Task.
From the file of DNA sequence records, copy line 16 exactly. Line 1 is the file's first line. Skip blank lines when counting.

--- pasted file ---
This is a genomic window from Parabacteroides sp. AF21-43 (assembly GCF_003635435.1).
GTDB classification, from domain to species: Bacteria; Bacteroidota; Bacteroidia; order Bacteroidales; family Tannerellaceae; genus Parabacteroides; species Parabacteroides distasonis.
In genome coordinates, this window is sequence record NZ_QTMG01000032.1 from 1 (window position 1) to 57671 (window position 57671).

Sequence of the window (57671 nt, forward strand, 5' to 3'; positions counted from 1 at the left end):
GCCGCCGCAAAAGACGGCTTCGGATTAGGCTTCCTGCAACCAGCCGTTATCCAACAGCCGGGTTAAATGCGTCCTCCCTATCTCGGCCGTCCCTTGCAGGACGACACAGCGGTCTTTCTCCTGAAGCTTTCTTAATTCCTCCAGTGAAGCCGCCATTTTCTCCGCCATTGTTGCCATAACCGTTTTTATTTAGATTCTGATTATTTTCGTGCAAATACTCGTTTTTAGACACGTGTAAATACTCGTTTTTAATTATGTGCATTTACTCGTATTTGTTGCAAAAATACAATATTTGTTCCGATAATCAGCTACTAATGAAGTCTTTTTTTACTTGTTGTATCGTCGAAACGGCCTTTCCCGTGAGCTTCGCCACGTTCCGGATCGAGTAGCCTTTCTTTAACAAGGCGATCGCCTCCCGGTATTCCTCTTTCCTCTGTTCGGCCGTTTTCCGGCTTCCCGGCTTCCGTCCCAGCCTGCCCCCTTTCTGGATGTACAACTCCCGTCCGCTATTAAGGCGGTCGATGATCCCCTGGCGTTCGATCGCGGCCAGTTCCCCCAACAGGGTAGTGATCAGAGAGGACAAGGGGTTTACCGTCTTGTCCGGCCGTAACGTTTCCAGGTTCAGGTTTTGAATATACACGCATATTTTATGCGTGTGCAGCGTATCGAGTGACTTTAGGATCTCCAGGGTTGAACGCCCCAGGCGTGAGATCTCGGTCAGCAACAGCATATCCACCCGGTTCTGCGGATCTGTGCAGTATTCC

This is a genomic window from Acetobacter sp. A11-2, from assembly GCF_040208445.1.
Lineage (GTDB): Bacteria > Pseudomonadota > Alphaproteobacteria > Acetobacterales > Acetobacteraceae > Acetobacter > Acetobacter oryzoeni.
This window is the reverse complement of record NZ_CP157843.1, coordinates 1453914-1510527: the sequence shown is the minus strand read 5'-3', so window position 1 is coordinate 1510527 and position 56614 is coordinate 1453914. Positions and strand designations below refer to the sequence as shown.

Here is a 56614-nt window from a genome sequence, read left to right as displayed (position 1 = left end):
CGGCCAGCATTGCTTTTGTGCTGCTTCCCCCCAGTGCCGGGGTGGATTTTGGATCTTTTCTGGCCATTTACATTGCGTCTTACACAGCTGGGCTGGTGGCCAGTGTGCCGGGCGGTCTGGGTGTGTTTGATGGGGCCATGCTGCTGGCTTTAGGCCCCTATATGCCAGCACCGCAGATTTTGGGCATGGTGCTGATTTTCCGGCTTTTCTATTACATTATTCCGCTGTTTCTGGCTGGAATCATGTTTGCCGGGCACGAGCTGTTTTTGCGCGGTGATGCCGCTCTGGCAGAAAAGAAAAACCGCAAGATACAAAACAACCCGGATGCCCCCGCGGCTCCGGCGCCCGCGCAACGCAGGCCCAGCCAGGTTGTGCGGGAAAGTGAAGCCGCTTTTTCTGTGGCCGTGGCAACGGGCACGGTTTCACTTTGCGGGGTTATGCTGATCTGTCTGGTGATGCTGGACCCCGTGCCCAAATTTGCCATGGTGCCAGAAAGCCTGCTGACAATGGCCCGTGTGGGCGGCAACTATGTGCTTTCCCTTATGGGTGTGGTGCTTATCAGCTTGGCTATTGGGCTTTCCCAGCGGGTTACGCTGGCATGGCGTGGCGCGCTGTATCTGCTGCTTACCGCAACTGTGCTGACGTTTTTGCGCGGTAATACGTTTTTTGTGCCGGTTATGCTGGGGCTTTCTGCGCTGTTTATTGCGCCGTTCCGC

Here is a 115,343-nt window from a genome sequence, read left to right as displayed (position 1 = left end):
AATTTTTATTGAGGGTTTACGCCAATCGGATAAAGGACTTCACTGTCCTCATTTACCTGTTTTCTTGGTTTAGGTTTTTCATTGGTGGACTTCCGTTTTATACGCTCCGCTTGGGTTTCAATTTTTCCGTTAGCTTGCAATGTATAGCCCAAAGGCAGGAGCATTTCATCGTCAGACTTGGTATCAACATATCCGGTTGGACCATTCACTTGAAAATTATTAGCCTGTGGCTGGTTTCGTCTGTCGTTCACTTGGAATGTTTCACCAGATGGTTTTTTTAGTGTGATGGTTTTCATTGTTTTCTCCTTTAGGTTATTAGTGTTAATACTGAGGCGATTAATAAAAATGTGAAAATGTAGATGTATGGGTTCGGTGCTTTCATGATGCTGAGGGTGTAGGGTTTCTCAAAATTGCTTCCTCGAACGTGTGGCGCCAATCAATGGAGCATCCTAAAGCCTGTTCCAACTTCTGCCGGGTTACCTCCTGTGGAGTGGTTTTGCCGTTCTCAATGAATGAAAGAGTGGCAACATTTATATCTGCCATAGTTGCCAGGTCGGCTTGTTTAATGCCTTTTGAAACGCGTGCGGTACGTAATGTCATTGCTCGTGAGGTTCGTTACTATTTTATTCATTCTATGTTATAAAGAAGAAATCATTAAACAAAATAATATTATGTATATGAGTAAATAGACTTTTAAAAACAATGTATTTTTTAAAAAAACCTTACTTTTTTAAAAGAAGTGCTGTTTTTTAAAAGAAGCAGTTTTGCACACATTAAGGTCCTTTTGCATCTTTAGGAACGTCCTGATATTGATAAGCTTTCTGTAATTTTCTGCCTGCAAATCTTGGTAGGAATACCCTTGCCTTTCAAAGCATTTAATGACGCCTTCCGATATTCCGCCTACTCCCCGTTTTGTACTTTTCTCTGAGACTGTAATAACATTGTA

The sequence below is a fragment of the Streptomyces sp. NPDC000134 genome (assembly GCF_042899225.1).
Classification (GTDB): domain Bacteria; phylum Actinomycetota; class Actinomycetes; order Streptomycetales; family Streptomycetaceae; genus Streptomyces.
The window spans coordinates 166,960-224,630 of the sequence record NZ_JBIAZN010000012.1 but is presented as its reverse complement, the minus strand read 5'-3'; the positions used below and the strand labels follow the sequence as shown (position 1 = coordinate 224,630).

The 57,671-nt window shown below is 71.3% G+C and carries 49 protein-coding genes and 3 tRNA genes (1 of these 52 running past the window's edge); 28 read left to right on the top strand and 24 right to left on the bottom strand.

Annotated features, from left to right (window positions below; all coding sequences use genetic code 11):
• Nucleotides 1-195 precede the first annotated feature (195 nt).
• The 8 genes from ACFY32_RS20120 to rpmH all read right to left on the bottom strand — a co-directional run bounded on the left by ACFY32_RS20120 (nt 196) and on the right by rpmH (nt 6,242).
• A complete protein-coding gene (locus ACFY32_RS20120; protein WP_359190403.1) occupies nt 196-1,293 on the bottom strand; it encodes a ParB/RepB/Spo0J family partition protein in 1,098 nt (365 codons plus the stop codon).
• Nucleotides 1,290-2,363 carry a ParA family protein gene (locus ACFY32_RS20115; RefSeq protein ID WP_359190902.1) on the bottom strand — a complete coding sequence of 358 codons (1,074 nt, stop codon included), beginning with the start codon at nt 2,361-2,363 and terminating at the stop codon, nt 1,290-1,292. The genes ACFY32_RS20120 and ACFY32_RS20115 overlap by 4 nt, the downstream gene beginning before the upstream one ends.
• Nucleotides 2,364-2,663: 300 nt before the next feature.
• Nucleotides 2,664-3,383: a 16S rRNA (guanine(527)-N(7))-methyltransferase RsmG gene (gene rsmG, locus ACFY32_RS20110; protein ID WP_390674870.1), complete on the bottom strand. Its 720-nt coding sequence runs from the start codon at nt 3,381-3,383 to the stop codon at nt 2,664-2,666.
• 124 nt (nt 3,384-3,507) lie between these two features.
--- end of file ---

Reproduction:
The 57,671-nt window shown below is 71.3% G+C and carries 49 protein-coding genes and 3 tRNA genes (1 of these 52 running past the window's edge); 28 read left to right on the top strand and 24 right to left on the bottom strand.